Hellcat #5 is an explosive ending to the series’ first arc as Patsy and her friends get a nice win against Casiolena, but she has a lot to learn as she balances her life as a superhero with her actual job at Tara Tam’s tattoo parlor, the court case with Hedy, and hanging out with friends. But she has a great supporting cast that writer Kate Leth has fleshed out throughout the first five issues, bright and bouncy art from Brittney Williams, and intense colors from Megan Wilson so she has a great shot at overcoming this obstacle as well. Plus the final two pages have my third favorite Marvel character on it and will definitely make you sad that the next issue is a month off.
Hellcat #4 continues to be an adorable, friendship focused comic about characters, who struggle with real problems like dating and jobs along with fighting Asgardian sorceresses. And artist Brittney Williams and colorist Megan Wilson add some nice Bronze Age flourishes when Casiolena shows up to go with their fashion forward character designs and fun cartooning and to vary the style of the comic a little bit.
Vampirella #1 is sexy, tongue-in-cheek, and a little scary and has a great hook as Vampirella must balance the more “normal” work of hunting monsters with her newfound “fame”. And her social media manager might be the breakout character of the issue.
After Hellcat #3, it’s safe to say that I’m a (Hell)kitten, and this comic is my warm milk (I would have said catnip, but that’s even self-indulgent by my standards.) thanks to its varied colors from Megan Wilson, adorable art and zippy storytelling from Brittney Williams, and a thematically robust, joke filled writing. Watch out for a great Jessica Jones Easter Egg too!
Hellcat #2 is cute, funny, painfully relatable, and even sets up possibly the raddest superhero team-up ever in the next issue.
Welcome to Showside #3 has some cool monster designs and energetic storytelling from writer/artist Ian McGinty along with an ensemble cast of characters that you want to hang out with.
I am looking forward to the new Dynamite relaunches of 2016 because it will be great to see excellent writers, like Bennett, Barbiere, and Leth, combine both pulp, classic horror, and modern sensibilities in putting a fresh coat of paint on these iconic and timeless female characters.
Hellcat #1 has a diverse cast of characters (Fitting for a Brooklyn set comic.), freely flowing art from Brittney Williams , and has a lot of engaging, real life situations plotted by Kate Leth for readers to latch onto. It’s about an unemployed ex-superhero/PI/subject of romance comics and her gay roommate, who just learned about his powers and might not have the greatest moral compass, hanging out and figuring out how to get their shit together. It’s definitely the most exciting debut issue of All-New, All-Different Marvel thus far.
Power Up! #6 Written by Kate Leth Illustrated by Matt Cummings Letters by Jim Campbell Published by Boom! Studios Well, all good and fun things must end. Power Up! #6 is the last issue of the series, with no announcement of a sequel or ongoing status currently. How does it stack up as a finale …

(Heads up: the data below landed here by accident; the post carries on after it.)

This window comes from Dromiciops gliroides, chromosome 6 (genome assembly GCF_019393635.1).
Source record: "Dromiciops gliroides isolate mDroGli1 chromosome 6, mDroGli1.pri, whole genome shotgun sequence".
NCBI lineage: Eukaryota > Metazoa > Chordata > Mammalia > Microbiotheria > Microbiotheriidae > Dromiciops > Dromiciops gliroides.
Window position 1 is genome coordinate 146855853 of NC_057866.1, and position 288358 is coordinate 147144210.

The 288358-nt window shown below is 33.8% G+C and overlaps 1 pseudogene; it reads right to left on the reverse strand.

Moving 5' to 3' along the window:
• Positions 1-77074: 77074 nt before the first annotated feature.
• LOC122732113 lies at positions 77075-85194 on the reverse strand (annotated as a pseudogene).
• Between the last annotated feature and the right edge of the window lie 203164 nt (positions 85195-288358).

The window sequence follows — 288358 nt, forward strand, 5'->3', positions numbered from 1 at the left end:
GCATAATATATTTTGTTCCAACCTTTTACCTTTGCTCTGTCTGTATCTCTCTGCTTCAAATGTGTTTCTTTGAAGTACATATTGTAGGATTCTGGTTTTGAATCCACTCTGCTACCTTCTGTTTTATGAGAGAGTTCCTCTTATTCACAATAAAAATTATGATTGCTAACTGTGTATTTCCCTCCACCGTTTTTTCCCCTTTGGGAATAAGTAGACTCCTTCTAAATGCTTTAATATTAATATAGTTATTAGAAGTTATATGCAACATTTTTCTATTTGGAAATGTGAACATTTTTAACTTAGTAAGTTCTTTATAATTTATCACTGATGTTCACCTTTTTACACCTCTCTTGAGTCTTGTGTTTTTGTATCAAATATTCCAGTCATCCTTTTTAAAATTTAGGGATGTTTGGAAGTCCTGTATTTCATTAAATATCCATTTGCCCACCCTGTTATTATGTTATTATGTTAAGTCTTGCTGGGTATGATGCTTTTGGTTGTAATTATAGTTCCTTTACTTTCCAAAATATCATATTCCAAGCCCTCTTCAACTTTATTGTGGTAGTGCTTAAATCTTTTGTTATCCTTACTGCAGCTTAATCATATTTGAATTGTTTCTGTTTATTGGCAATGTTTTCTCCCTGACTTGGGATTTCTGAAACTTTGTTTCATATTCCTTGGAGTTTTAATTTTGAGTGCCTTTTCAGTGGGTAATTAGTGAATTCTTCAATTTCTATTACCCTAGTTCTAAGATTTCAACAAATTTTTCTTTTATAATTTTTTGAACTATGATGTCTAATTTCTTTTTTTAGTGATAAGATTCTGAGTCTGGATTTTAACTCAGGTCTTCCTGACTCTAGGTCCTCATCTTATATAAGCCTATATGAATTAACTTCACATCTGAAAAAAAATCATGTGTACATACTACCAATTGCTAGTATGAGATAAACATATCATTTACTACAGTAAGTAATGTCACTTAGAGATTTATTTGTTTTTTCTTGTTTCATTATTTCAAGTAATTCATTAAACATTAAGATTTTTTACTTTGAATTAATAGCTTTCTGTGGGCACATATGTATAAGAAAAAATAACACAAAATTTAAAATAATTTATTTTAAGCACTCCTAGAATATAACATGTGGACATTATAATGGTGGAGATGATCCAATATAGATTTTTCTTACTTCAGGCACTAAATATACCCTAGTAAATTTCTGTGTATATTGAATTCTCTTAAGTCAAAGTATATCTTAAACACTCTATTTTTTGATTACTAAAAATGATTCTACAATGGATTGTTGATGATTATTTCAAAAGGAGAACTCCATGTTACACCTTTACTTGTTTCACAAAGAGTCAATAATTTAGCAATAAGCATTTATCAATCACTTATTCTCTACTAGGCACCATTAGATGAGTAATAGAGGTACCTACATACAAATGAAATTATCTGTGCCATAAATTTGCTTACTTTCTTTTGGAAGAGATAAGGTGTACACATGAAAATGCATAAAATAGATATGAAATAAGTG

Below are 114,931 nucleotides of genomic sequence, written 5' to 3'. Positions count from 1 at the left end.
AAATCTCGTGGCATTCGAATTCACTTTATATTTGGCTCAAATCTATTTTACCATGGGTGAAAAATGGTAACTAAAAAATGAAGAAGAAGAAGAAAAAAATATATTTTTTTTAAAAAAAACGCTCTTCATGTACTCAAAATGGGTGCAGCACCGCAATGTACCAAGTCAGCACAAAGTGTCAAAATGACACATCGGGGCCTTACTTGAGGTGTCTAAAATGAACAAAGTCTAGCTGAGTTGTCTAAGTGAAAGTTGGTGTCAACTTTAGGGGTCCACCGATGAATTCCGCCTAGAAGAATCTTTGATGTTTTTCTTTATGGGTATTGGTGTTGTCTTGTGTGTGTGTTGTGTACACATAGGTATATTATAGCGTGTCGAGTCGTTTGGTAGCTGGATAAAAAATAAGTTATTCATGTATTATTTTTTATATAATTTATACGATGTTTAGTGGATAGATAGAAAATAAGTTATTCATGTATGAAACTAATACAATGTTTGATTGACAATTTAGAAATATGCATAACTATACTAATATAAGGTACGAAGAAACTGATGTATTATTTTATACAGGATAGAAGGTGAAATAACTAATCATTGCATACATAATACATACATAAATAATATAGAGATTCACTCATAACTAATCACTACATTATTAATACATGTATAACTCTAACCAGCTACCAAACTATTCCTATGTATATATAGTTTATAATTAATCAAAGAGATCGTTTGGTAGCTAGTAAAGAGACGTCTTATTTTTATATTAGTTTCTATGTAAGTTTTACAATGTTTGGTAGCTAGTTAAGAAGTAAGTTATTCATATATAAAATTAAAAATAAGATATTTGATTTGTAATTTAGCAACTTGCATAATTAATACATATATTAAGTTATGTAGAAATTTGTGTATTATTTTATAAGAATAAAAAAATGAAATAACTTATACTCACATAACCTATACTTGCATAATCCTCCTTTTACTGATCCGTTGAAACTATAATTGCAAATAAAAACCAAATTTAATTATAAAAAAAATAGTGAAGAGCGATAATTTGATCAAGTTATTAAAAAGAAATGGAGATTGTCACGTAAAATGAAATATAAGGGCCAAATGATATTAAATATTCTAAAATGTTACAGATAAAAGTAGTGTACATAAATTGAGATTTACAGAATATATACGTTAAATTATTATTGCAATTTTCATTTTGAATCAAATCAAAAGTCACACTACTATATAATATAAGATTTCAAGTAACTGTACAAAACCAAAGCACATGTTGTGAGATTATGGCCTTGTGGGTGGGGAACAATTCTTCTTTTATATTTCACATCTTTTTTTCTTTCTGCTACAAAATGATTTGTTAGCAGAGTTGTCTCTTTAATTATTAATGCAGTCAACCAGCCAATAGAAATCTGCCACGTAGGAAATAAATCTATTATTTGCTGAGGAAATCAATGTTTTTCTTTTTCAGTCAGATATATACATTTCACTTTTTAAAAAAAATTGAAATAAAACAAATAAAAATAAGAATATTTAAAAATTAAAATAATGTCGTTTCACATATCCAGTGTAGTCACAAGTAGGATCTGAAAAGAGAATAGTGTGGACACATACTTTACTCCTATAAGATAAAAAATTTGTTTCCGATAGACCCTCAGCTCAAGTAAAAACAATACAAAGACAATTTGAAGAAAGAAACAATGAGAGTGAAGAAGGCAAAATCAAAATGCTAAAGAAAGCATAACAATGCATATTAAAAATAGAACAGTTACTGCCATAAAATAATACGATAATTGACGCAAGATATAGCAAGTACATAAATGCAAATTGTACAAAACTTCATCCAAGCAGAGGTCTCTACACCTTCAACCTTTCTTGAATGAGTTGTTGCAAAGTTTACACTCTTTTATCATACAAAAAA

While this issue does put out a lot of information, Power Up! #5 avoids being an exposition dump. Cummings’ art is on point as usual, outdoing himself on the character design of these intergalactic warriors, and Leth makes you feel like you’ve known them forever, despite only being introduced this issue. What it may lack in action scenes, it makes up for in great tandem work to give great character moments and the backstory everyone has been waiting for. Well, most of it. There’s still one issue left, you know…
Delightful for readers of any age, Masked Mayhem is a fun and adorable read set in the Adventure Time universe. With Leth’s absolutely charming BMO as the central character and the darling art from Underwood, Ayoub, and Moore, this costumed party hopping adventure is one part mystery and three parts a reminder that friendship is mathematical.
While Power Up! #4 doesn’t answer a whole lot of questions, it does strengthen the character interactions and the action sequences without compromising one for the other. Cummings’ art mixed with Leth’s natural and warm writing are working in tandem more as the series progresses, which makes this final homestretch even more exciting. With the monsters coming after the trio now resorting to possession, it seems like the story is about to come to a head in the final two issues as the world (and maybe Kevin’s laundry) hangs in the balance.
Edward Scissorhands Vol. 2 TP completes the whole arc of Edward and his quest to be completed as a being with his champion, Megs. The story unfolds as Edward discovers an extreme make over program called “Get Wells.”
Between the odd pacing and quieter moments, Power Up #3 doesn’t feel like the best representation of what the comic could be capable of. There is potential there for the story to pick up further in the last three issues, but it felt slow for a story that only has three issues left. With the ending of Amie getting fired and their identities leaking onto the internet though, Power Up still has potential of picking up before it ends.